Peter Hallward. Damming the Flood: Haiti, Aristide and the Politics of Containment Verso Press. 2008
In April, mass protests against hunger and rising food prices erupted in Haiti and led to the fall of the government. On April 18, Prime Minister Jacques Edouard Alexis resigned following a vote of non-confidence in Haiti’s senate. The vote was orchestrated by some of Haiti’s wealthy elite, seeking to bring the government of President René Préval more directly under their control.
The story of hunger in Haiti goes far beyond recent hikes in world food prices. The country’s crushing poverty — it is the poorest country in the Americas — is the result of decades of exploitation and interference by the world’s big powers, principally the United States, with Canada and France increasingly joining in.
This important new book tells that story.
A courageous twenty five-year struggle against hunger and poverty
In 1986, a popular uprising overthrew the Duvalier family dynasty, one of the most ruthless tyrannies in modern history. Four times since then, in 1990, 1995, 2000 and 2006, the Haitian people have elected governments that promised socially-progressive policies. The first three in fact encouraged and supported Haiti’s peasant farmers so that the country could become food self sufficient.
Two of those governments were overthrown, in 1991 and 2004, by Haiti’s elite and its foreign backers. Both times, the ousted president was Jean-Bertrand Aristide, a Catholic priest and advocate of liberation theology, now living in exile in South Africa. The U.S., Canada and France directly backed Aristide’s overthrow in 2004 by sending thousands of soldiers and police to finish an assault begun by Haitian paramilitaries. The foreign intervention was sanctioned by the UN Security Council.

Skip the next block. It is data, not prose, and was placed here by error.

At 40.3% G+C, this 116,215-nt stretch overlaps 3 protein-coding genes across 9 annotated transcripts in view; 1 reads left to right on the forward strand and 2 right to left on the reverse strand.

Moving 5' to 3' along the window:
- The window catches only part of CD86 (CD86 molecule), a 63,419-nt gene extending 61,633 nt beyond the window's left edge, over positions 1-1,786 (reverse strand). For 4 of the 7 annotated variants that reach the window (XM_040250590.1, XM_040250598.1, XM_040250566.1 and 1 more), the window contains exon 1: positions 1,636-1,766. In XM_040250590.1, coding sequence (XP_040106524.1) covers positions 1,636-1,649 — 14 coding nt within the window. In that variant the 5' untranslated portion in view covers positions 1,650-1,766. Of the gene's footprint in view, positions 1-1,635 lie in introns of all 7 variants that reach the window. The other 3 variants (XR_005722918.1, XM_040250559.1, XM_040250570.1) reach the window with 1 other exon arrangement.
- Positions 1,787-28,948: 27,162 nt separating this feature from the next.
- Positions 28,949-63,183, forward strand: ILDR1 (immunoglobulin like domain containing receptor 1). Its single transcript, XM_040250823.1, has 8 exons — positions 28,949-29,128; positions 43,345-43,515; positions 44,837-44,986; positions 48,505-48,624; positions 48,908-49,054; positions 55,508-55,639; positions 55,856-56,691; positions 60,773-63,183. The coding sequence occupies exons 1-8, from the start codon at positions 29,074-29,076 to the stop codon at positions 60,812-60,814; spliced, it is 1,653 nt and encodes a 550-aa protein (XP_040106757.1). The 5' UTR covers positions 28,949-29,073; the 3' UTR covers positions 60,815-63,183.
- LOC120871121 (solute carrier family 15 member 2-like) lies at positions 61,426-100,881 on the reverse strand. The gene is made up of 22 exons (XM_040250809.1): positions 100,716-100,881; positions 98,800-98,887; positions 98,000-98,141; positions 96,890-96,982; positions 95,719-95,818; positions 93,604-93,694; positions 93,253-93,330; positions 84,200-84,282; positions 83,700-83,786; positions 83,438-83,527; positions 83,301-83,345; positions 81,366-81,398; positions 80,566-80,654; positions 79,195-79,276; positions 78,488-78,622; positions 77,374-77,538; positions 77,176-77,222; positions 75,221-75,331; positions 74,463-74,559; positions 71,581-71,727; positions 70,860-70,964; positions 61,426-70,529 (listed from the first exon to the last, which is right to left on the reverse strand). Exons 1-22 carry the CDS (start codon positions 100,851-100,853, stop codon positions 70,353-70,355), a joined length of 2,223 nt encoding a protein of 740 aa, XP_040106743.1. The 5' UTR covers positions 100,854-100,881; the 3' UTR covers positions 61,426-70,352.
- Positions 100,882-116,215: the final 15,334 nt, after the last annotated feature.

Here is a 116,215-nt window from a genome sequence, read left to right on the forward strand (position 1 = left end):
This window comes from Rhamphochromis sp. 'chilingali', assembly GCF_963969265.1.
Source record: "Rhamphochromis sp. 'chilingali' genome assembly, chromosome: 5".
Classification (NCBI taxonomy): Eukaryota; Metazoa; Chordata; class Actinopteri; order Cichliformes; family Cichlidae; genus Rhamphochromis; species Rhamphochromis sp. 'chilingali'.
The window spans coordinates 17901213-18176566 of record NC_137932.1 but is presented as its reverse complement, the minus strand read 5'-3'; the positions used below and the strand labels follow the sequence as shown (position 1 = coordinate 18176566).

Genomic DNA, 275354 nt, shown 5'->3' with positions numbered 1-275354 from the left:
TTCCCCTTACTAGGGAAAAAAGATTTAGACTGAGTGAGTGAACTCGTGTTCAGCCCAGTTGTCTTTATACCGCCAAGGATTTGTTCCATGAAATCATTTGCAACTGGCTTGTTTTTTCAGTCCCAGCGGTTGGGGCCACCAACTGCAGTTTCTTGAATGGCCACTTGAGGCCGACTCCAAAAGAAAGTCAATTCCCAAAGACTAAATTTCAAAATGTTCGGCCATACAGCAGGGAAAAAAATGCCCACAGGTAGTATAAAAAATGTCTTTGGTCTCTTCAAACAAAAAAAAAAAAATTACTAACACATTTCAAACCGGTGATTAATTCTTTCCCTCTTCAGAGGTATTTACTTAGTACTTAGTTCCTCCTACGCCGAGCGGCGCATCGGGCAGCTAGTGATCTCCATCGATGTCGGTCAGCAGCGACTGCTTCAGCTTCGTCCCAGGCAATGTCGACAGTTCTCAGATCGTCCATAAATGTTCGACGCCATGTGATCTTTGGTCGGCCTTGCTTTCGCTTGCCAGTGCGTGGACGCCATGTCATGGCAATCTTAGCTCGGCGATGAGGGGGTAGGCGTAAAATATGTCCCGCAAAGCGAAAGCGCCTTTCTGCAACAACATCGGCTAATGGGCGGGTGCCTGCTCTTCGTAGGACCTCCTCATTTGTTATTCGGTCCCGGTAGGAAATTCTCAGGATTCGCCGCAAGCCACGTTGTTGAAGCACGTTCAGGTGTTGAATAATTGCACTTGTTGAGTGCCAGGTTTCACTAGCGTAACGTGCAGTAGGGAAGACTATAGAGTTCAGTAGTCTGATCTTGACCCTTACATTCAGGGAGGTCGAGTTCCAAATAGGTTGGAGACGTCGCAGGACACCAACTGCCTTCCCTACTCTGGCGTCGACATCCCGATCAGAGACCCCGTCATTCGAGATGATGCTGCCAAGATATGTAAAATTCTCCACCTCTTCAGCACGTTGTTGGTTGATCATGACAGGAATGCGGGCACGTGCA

Peter Hallward’s new book tells the tragic tale of 2004. Damming the Flood: Haiti, Aristide and the Politics of Containment is a hard-hitting and thoroughly-researched exposé of the international conspiracy that led to the latest overthrow of Haitian democracy and sovereignty. The “flood” in the title refers to the political movement and party,created by Aristide and his colleagues, known as “Lavalas,” a word in Haiti’s Kreyol language that expresses the imagery of the Biblical flood sweeping away an unjust and immoral social order.
Canadian-born Hallward is a professor of philosophy at Middlesex University in London, UK. His book, acclaimed by Noam Chomsky and Dr. Paul Farmer, themselves authors on Haiti, systematically demolishes the lies and distortions that have been spread in the countries of the big-three conspirator governments — the U.S., Canada and France.
The conspiracy was presented as salvation for the Haitian people, as “liberation” from Aristide’s allegedly repressive government. Hallward sums up the conspiracy in these words:
“The effort to weaken, demoralize then overthrow Lavalas in the first years of the twenty-first century was perhaps the most successful exercise of neo-imperial sabotage since the toppling of Nicaragua’s Sandinistas in 1990… Not only did the coup of 2004 topple one of the most popular governments in Latin America, but it managed to topple it in a manner that wasn’t recognized as a coup at all.”
Damming the Flood describes the calamitous consequences of two years of foreign-imposed government following the 2004 overthrow, including widespread killings and jailings of Aristide supporters, economic ruin, and deepening misery for the majority of the Haitian population. The book’s narrative ends in 2007, but readers will find many keys to understanding the social calamity that continues to unfold, two and a half years after the election of René Préval in February 2006 and four and a half years after the U.S., Canada and France seized effective control of the country.